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  1. Default OK to WA and back-asthma in the Rockies

    Hello All!

    My wife and I are wanting to drive from Oklahoma to Seattle this summer. We're figuring about 4 days up there, 6 days visiting and 4 days back-2 weeks total. But we have some concerns.

    #1 is driving thru the Rockies. Our son, who lives in WA, has made the trip a couple of times. That first time, he mentioned when he hit the higher elevations around Denver, he could feel the thinner air in his breathing for few minutes. He's young and in good shape so it didn't really bother him. His mother & I however, are neither! Both of us have some breathing issues and are overweight. We don't want to go that route and end up spending half a day in a hotel room trying to catch our breath. Has anyone ever had these concerns? Is it even anything to be concerned about?

    #2-For the above reason, we've considered the southern route thru NM, AZ, in to CA, then up I-5 to WA. I don't guess anyone would know how much more time this would add to our trip, would they? A day maybe? Is driving thru the desert in the middle of summer any better then the thin air in the mountains?

    #3 is car rental. I've read some posts on this forum about the unusually high taxes & fees that customers are surprised with when they return a rental car. I've checked prices on different apps/websites and am wondering if we're going to be hit with an extra 25%-75% when we get back home? When booking/buying on these apps are there any surprises we should be aware of?

    Thanks in advance for any help we might receive

  2. #2
    Join Date
    Mar 2005
    Tucson, AZ

    Default Air/Miles/Cars

    Welcome aboard the RoadTrip America Forums!

    At 5,000 feet, you're still going to have about 80% of the oxygen that's available to you at sea level. Yes, that's a difference that you will notice if/when you try to exercise, but it's still plenty for sitting and driving. Remember that most aircraft pressurize there passenger cabins to the equivalent of about 9,000 feet or about 70% of the oxygen that's available to you at sea level. While such levels may be noticeable, they should not be limiting or life threatening unless you plan to exercise more than is your norm. If you're just driving through you should be fine but, of course, if you have concerns check with your doctor.

    Going by way of I-40/I-5 would add 450 miles or a full day to your drive making it a minimum of four and a half days one way. If you were planning on a modest pace (thus the four days allocated in your present plan) then you should set aside five days each way for the drives between Tulsa and Seattle. The desert will not be a problem per se if your car is well-maintained and you have A/C, but you will not be avoiding high elevations by going that way. The Flagstaff area on I-40 sits at 7.000+ feet, and there are passes in northern California that are Denver-like in their elevation.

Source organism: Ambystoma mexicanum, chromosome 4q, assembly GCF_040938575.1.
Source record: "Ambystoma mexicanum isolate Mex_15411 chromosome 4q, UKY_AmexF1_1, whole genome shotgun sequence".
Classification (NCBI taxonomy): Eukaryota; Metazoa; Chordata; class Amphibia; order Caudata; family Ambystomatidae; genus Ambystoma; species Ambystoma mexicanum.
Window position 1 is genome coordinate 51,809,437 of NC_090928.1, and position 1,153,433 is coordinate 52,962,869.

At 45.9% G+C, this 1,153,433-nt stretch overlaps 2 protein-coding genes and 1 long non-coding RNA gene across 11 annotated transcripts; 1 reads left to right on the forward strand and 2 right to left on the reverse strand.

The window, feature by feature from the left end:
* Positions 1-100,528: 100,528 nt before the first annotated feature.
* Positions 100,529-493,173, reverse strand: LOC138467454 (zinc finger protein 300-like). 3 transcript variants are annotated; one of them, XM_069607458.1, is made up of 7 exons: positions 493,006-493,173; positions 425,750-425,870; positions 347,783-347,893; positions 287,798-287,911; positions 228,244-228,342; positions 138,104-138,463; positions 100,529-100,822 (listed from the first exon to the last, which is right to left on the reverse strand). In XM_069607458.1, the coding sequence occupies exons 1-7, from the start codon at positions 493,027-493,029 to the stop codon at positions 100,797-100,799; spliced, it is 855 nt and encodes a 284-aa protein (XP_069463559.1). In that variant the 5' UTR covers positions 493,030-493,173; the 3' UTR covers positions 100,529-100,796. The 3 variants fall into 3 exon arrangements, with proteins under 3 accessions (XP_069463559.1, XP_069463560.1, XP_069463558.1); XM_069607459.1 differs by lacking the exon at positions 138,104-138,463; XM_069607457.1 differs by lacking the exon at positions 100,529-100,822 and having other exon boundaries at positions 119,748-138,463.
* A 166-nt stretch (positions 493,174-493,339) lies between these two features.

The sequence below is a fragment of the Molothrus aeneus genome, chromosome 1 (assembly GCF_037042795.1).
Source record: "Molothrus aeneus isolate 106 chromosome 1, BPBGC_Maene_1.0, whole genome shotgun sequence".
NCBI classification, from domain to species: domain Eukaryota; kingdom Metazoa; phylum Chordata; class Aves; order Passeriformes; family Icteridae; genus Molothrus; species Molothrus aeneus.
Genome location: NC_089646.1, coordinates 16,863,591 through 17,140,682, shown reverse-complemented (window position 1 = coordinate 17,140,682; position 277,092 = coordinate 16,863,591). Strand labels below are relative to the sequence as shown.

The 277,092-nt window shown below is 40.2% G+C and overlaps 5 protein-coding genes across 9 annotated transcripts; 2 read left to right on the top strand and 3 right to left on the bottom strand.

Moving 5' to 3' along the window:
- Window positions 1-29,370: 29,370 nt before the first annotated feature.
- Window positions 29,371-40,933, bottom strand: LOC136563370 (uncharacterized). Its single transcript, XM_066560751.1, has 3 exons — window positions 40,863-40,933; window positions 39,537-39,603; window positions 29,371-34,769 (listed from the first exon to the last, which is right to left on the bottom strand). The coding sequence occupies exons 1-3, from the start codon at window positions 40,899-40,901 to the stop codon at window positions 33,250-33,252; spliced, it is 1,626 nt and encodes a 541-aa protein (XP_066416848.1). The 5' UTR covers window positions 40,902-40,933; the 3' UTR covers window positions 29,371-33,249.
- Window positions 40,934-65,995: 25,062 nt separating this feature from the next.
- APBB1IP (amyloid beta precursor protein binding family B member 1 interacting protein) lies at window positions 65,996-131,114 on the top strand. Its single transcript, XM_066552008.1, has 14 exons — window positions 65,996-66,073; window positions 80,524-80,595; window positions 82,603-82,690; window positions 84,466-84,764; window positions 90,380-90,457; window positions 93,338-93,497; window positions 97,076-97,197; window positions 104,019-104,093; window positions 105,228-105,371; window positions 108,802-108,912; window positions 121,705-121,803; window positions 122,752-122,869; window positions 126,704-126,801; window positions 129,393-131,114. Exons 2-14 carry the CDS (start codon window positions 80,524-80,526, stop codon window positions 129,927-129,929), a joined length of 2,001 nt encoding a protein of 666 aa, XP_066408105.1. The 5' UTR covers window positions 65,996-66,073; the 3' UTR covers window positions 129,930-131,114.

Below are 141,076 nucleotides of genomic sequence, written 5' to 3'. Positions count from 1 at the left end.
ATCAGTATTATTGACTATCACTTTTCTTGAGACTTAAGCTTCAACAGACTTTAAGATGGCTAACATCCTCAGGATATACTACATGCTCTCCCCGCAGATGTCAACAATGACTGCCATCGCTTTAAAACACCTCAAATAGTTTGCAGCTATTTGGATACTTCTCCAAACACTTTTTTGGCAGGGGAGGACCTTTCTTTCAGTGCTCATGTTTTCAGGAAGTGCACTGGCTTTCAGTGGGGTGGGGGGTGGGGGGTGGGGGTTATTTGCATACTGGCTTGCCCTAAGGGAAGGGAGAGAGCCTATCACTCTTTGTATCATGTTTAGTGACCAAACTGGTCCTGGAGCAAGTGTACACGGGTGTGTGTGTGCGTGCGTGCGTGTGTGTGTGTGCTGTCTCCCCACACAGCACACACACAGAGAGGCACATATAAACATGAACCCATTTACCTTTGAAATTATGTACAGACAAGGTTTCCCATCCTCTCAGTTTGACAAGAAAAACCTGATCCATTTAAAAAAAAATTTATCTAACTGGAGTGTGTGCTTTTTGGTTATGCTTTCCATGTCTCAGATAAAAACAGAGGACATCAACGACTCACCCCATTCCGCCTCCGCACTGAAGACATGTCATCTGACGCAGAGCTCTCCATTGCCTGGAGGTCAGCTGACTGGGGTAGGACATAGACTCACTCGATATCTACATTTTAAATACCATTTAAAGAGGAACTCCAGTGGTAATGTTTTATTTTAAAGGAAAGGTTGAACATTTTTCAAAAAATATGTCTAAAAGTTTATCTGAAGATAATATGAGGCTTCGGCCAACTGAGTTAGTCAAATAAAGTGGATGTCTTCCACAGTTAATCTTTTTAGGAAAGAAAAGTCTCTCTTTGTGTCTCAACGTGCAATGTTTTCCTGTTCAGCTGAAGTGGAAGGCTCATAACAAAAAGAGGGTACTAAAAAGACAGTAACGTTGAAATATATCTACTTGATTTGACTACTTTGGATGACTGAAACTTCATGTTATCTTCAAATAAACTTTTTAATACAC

As far as the car rental goes, I've never had any 'surprises' when I returned a car. Just make sure that as you comparison shop for the best deal that you check the 'final' price with all taxes and fees included, not just the 'rental' price. You can usually save a fair amount by renting from an in-town location rather than the airport franchise since you don't have to pay the airport concession fees or the special taxes states and municipalities love to place on the 'tourists' (with no voice in local elections) who are the most frequent users of airport rental counters.


  3. #3
    Join Date
    May 2003
    Green County, Wisconsin


    Assuming you're thinking the direct route of I-80 across Wyoming, you really would gain very little advantage elevation-wise. Going that way, your highest point would be about 8,600 feet - which is only a little over 1,000 feet higher than using I-40 across NM and AZ. As Buck also indicated, if you don't have problems with the air in an airplane, you shouldn't really have problems sitting in a car at either of those levels.

    I certainly have seen taxes on rental cars that can be 50% or more, but they really never should be a surprise. Make sure you're reading the fine print in the reservation, and make sure you're not signing up for any extras you don't want - like prepaid fuel or extra insurance - when you get and sign your rental contract. Buck's point abut renting off-airport is often very true. I'm considering a trip to Denver in the coming weeks, and it would cost nearly double to rent at the airport - nearly completely because of airport taxes, "facility fees," and several other similar charges. However, all of those charges are clearly stated when you look closely at the reservation.

  4. #4
    Join Date
    Oct 2008
    Joplin MO


    You will have less elevation to deal with if you take I-90 instead of I-80. This does add about 75 miles though.

  5. Default

    You guys are great! You've given me some wonderful information. Thanks again for all your help

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